The U.S. Housing Market has been in a gradual state of decline since the late 1990s. But recently, global events have triggered skyrocketing home prices and a rapid decrease in the supply of available homes. As we enter the second half of 2022, it’s important to note the unprecedented nature of today’s housing market. With that in mind, here are some head-turning statistics that shed new light on today’s real estate industry, courtesy of The Joint Center for Housing Studies of Harvard.
THE HOME SUPPLY HAS REACHED A RECORD LOW
Despite an increase in the number of new homes listed for sale in 2021, the overall number of available homes reached its lowest point on record in 2022. That’s because the inventory of existing homes on the market has been shrinking since the 20th century. Construction companies are building houses as fast they can, but the demand for housing far exceeds the supply due to a shortage of existing homes for sale. In January 2022, there were only 850,000 homes on the market. Back in 2010, the number of homes on the market reached as high as 3 million.
HOMES ARE BEING BOUGHT FASTER THAN EVER
As we mentioned previously, there is a severe shortage of existing homes for sale in the United States. That has translated into a highly competitive market for new homes. The average listing time for a new, single-family home in October 2021 was just 2.5 months. That is the fastest timeline for homeownership on record.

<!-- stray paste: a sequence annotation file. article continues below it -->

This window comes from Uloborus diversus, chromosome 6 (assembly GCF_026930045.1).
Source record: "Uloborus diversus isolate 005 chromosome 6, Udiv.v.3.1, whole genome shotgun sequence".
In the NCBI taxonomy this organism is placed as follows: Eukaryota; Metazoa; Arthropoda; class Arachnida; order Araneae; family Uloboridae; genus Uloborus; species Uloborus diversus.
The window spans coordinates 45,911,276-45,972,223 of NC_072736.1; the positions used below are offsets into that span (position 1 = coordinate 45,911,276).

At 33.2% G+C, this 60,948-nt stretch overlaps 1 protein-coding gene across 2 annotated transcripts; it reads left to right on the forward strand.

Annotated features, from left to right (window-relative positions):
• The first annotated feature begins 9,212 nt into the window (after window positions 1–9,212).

INVESTORS ARE BUYING UP A RECORD NUMBER OF HOMES
Since the onset of the COVID-19 pandemic, wealthy investors have seized countless opportunities to buy up a sizable portion of available homes. In the first quarter of 2022, 28% of all homes sold were purchased by investors. That’s up 19% from the year before!
NEW CONSTRUCTION IS UP, BUT MATERIALS ARE MORE EXPENSIVE
We’ve recently hit a 15-year high for new construction, but that growth is being hampered by the skyrocketing price of building material. Lumber is a prime example of the rising costs for builders. In March 2020, the national average price for lumber was $278.50 (per thousand board feet). Almost two years later, the price has soared to $635.50 and has reached as high as $1,500.50 (April 2021).
POPULATION GROWTH IS DECLINING AT A RECORD PACE
One of the few silver linings worth noting is the fact that US population growth has been in rapid decline since 2016. That bodes well for an already stressed housing market. In 2022, the American population increased by just 0.1% — the lowest number on record. For reference, we added 2.3 million to the population in 2016. Flash forward to 2022 and the population growth was less than 400,000.
Looking ways to beat the inflation? Check out 7 Ways To Save As Everyday Prices Soar.